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The Cambridge History of English and American Literature in 18 Volumes (1907–21).
Volume III. Renascence and Reformation.

II. Reformation Literature in England

§ 6. Thomas Cranmer

It is difficult to estimate fairly the character of Cranmer. Called from a quiet position to great scenes, forced to act a part beyond his strength, he showed weakness where it is rarely forgiven. He was pitifully compliant with Henry’s wishes in the matter of his divorce; at the death of Edward, he let himself be hurried into a policy he did not wholly approve; his martyr’s death lost something of its dignity, even if it gained in pathos, by his recantations. His instincts were conservative enough, his mind receptive enough, for the guidance of a great movement, but he failed in decision and power. And yet, no one who reads his letters and writings, or who traces his work upon the prayer-book, can doubt that he represents faithfully much of the mind of the English reformation. His feet stood upon the past, but his outlook was towards the future. He was skilled in all the older ecclesiastical learning, even in the canon law which many of his friends despised; and if, in some points, he would have changed beyond the limits reached, in others he would gladly have kept even more of the past. He had not only liturgical knowledge but also a liturgical interest which belonged rather to bygone times; he added to it an exquisite ear for a language that was just learning its strength. There is all the difference in the world between the crude bareness of the Litany as he found it, and its majestic rhythm when it left his pen. In other works, where he had no help from the past, as, for instance, in his theological writings, his style falls somewhat lower, but, even then, it is always nervous, simple and continuous. His chief writings deal with the Holy Eucharist, and their historical, as well as theological, interest is, therefore, great. His Defence of the true and Catholic Doctrine of the Sacrament of the Body and Blood of Christ (1550), to which he added while in prison and which was afterwards reprinted, shows his ample learning, and yet, even when dealing with intricate points, it is always simple in phrase and striking in its expressions. Learning was now coming down from its seclusion and addressing itself to a public anxious for enlightenment. Quickly as Cranmer could compose in Latin—his Reply to the Three Articles brought against him at his trial is an instance of his readiness—English came more naturally to him, and, in the continued debates of his trial, the disputants often forsook Latin for English.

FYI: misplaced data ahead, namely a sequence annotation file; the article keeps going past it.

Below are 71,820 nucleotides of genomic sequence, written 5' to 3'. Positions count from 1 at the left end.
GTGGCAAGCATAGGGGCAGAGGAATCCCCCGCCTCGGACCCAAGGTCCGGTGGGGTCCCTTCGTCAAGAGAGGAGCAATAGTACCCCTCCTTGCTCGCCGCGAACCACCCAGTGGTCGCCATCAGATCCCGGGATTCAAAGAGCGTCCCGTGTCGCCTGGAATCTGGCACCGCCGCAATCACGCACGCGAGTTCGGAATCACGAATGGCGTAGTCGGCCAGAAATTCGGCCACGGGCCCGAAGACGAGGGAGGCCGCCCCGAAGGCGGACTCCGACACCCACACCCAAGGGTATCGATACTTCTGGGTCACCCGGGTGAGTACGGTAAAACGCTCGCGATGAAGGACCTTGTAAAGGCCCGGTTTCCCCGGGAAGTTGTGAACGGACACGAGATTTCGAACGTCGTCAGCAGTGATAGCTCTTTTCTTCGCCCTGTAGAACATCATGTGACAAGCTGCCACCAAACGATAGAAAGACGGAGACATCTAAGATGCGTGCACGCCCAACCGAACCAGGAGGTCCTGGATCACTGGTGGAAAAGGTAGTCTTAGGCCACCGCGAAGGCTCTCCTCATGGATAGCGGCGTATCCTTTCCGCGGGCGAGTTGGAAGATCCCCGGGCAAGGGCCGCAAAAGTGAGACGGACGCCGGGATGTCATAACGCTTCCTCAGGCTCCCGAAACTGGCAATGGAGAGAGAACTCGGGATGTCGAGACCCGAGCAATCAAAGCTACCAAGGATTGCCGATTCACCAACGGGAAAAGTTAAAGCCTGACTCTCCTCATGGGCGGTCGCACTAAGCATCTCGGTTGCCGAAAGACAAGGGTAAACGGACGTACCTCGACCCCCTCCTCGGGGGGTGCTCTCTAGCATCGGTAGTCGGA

The publication of the Defence brought upon him much controversy. Gardiner’s Explication and Assertion of the true Catholic Faith (published in France, 1550) was an able criticism to which Cranmer replied in his Answer (October, 1551). Richard Smyth, formerly professor at Oxford but deprived in favour of Vermigli (Peter Martyr), also attacked him in A Confutation of the true and Catholic Doctrine (1550), and Cranmer included him, too, in his reply to Gardiner.

Cranmer had the receptive mind which often goes with practical weakness; and thus he illustrated in himself the religious changes of his day, although he moved slowly to his final views. At Cambridge, books from Germany had been eagerly read by a little company that gathered at “The White Horse,” and it was through him that German theologians, some of them fugitives because of the Augsburg Interim, were called to the English universities. Peter Martyr came to Oxford (May, 1549) and the more conservative Bucer (1549) with Fagius to Cambridge.

Foreign criticism had been exercised upon the prayer-book of 1549, and Cranmer’s own mental changes worked along with the politics of the time to make its alteration seem desirable. The second prayer-book, therefore, while expressly sanctioning its predecessor as containing nothing but what was agreeable to the word of God and the primitive church, yet made many changes; some slight, others more important, the latter class mainly involving Eucharistic doctrine, upon which point, as upon that of vestments, controversy was most intense. Under Elizabeth, the vestiarian controversy reappeared, until it was swallowed up by the larger and more vital discussion upon church government. But, before that came, the Elizabethan prayer-book had been constructed (1559). The change from the medieval to the modern type had been really completed with the book of 1552, although under James I, as a result of the Millenary petition (24 March, 1603) and the Hampton Court conference (14–18 January, 1604), a few slight changes were made, but not in the direction of puritan complaints. After the Restoration, there was an attempt at closer agreement, but the Savoy conference (15 April, 1661) did little towards attaining it. Parties were too clearly marked: between the puritan who claimed entire freedom for the minister and the bishop who wished to retain ancient use there could be little agreement. Nor, again, was it easy to satisfy at the same time those who believed in episcopacy, and those who maintained an exclusive presbyterianism. The formation of the English prayer-book in itself was now complete formally, as, practically, it had been complete long before. Its liturgical influence has been nearly as wide-spread as its literary example; it has become the parent of the Scots prayer-book, of the American and of the Irish, all with features of their own, but forming one great school after the English model.